A Passion for BMX Led Nikola Olic to Take These Fascinating Photos of Dallas
Dallas has its own set of twin buildings next to Thanksgiving Square, and the juxtaposition of the two made for this eye-catching photo. "The distance between the two buildings provides space for light and shadows as quality additions to photographic composition and ideas, strikingly combined with the busy '50s facades of both of these buildings," Olic writes.
You might say that Nikola Olic is an engineer. It's what he studied at University of Texas at Arlington and he's been working at a healthcare software company he co-founded, Doctor Alliance, since he received his degree. But you might also say he's a classical pianist, a professional BMX flatlander or a photographer who takes fascinating pictures of downtown Dallas' architecture.
Olic arrived in North Texas from Belgrade, Serbia, in 1992 as an exchange student at Arlington High School. When war in Yugoslavia prevented him from returning the following year, he decided to make North Texas his permanent home. As a teenager, Olic had gotten into flatlanding, a style of trick BMX biking similar to breakdancing. When he got to Arlington he was surprised to discover that by chance he'd landed himself in one of the hubs of the sport.
One of his first days in Texas, a kid whipped out in front of him on one of the bikes and in his thick accent Olic explained that he was new in town from Serbia and also did BMX. The kid invited Olic to join him and his friends at the next competition, and Olic is still close with those bikers to this day. "Five exceptional riders were within 10 miles of me, " he says. "It was a complete coincidence. I had never heard of Arlington, of course."
Olic was part of the original group that brought BMX, invented in California, to Serbia. He and his buddies always broke their bikes playing around with them, and he'd been curious about BMX ever since he saw the essentially unbreakable bikes in magazines. He found a way to purchase them when he traveled to Canada in '87, and by '89 he and his friends were competing throughout Europe. Olic still competes professionally 30 years later; most recently in Houston.
In a sense, Olic's interest in photography began with those BMX magazines he read as a kid. One that he regularly read had a weekly game where readers would try to identify a bike part based on a close-up. "They would say, 'This is a part of a bike,' and it’s a macro photo of a ball bearing," he says. "The next week they would tell you what it is. I was 13 years old and it blew my mind."
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Instead of bikes, however, the subject Olic chose to apply this technique to was architecture. He had worked as computer support to put himself through UTA in the '90s and often found himself spending time working on the architecture professors' computers. Back then installing Microsoft Office wasn't a 10-minute process. Sometimes it took up to six hours, and he would get to talking with the professors about their field of study.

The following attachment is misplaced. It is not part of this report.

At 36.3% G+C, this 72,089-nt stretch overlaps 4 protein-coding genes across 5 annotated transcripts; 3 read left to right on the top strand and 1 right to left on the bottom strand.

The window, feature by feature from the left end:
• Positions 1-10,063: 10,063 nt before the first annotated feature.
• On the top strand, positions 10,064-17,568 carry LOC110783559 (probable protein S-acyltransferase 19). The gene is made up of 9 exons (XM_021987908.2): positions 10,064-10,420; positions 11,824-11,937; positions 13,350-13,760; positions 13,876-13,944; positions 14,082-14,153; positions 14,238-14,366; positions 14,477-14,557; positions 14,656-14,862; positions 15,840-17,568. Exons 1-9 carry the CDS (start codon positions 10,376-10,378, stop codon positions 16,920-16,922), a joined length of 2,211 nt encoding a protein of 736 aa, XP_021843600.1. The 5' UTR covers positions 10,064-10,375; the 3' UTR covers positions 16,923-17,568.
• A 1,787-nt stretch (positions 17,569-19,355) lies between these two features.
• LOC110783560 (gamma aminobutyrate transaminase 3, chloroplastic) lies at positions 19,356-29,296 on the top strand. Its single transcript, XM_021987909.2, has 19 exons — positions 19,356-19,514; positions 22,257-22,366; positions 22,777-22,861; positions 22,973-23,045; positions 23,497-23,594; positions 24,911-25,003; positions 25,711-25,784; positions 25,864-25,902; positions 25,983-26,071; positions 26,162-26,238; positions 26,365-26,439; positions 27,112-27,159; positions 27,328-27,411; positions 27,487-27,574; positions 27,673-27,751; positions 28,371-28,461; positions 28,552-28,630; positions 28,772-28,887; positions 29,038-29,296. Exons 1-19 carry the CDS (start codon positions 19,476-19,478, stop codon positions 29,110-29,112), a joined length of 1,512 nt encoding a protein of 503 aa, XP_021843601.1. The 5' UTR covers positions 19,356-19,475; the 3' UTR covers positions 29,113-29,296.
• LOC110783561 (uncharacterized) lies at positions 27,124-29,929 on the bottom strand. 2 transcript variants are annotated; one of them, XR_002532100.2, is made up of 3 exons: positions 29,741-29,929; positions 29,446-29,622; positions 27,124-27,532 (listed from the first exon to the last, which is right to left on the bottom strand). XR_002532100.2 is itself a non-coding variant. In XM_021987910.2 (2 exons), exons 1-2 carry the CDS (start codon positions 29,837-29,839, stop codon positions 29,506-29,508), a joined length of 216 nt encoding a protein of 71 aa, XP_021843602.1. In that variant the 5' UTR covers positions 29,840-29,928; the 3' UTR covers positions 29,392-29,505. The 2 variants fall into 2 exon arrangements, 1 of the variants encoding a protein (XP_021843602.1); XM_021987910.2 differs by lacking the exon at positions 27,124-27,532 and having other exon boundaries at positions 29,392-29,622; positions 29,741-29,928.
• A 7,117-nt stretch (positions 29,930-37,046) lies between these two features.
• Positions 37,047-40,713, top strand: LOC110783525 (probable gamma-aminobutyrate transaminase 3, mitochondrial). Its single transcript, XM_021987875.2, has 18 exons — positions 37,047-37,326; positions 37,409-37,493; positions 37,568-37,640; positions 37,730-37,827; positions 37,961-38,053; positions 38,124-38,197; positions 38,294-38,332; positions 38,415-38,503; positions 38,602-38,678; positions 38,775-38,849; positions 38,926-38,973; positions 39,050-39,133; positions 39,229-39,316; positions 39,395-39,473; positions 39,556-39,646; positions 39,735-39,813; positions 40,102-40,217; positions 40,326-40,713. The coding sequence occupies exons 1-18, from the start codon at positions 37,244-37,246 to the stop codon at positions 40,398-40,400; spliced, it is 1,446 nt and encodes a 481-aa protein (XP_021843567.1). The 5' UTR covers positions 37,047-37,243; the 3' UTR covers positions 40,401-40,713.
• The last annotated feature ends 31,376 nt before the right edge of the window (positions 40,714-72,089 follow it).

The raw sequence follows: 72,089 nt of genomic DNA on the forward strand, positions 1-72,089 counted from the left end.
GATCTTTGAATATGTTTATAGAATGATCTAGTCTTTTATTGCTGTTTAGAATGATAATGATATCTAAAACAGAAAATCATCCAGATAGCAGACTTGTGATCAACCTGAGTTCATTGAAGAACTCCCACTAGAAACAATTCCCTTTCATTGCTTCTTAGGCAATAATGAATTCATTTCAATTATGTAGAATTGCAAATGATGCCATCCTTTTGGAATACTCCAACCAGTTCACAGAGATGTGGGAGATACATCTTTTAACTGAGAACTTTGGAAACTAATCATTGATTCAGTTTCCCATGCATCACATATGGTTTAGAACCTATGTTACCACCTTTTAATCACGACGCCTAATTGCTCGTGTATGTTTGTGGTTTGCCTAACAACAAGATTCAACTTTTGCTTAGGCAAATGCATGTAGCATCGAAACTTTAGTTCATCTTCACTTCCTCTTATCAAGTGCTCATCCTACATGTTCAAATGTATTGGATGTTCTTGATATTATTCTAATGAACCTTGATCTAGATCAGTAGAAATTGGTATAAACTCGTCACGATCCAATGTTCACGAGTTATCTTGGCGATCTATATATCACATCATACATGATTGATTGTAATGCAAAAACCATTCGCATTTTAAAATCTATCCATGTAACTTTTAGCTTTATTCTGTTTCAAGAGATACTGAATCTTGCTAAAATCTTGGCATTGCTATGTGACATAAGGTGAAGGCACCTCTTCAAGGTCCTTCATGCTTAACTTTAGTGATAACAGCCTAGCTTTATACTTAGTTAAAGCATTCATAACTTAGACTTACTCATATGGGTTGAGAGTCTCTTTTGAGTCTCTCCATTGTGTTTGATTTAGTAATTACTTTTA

Olic purchased his first DSLR and began taking long walks around downtown Dallas to photograph the buildings. "I would walk around for 10 hours taking photographs and have 500 photos from that one day," he says. "It would be the 110th photo of that one building that I would find interesting."
He developed a technique in which he would make an initial visit to take a shot that captured as much of a given building as possible, which he would later review to uncover an angle that would portray the building in a surprising way. The result of this approach is that his second and final photographs make buildings that you may pass every day on your way to work look totally unfamiliar.
Olic is drawn to architecture because he appreciates how much time and thought go into designing and constructing buildings. "I just imagine that this building took years of people drawing and saying, 'No, let’s do this,'" he says. "I often want to look into the architect and ask who are they and why do they do this. All of it is interesting to me."
"Dallas residents who see this building daily are purposefully tricked," Olic writes. "It is supposed to look different from all four sides. Corner views provide more confusing and disorienting views. That was the basic premise of architect I.M. Pei when he designed the building in 1986: to use angles, triangles, planes and prisms to create a seemingly impossible visual space. The eastern view from Griffin Street flattens out one of those planes in a way that makes the structure seem broken and folded down the middle."
His favorite is Brazilian architect Oscar Niemeyer, whom he admires for his clean and abstract lines, a fascination that comes through in his photographs of Dallas, which he edits sparingly. Most often, all he does to edit the photos is crop, and adjust brightness and contrast.
Sometimes Olic's marathon photo sessions have attracted the attention of the cops. "When I was photographing the Fountain Place building on Ross, a police officer asked, 'What have you been doing? You’ve been standing at three different spots taking photos,'" Olic says.
The same thing happened at the Federal Reserve building in Boston. But Olic isn't deterred. "I do know my First Amendment rights," he says. "It hasn’t happened a lot."
Olic's pursuits outside of his software day-job don't end with photography and BMX. He studied at a music academy in Serbia and still performs classical piano weekly at Open Classical's open mic at Buzzbrews on Lemmon Avenue. "Everything is a labor of love," Olic says. "Even software. Anything that is lovely, I try to labor at it."
To view the rest of Olic's photographs, structurephotography.org.
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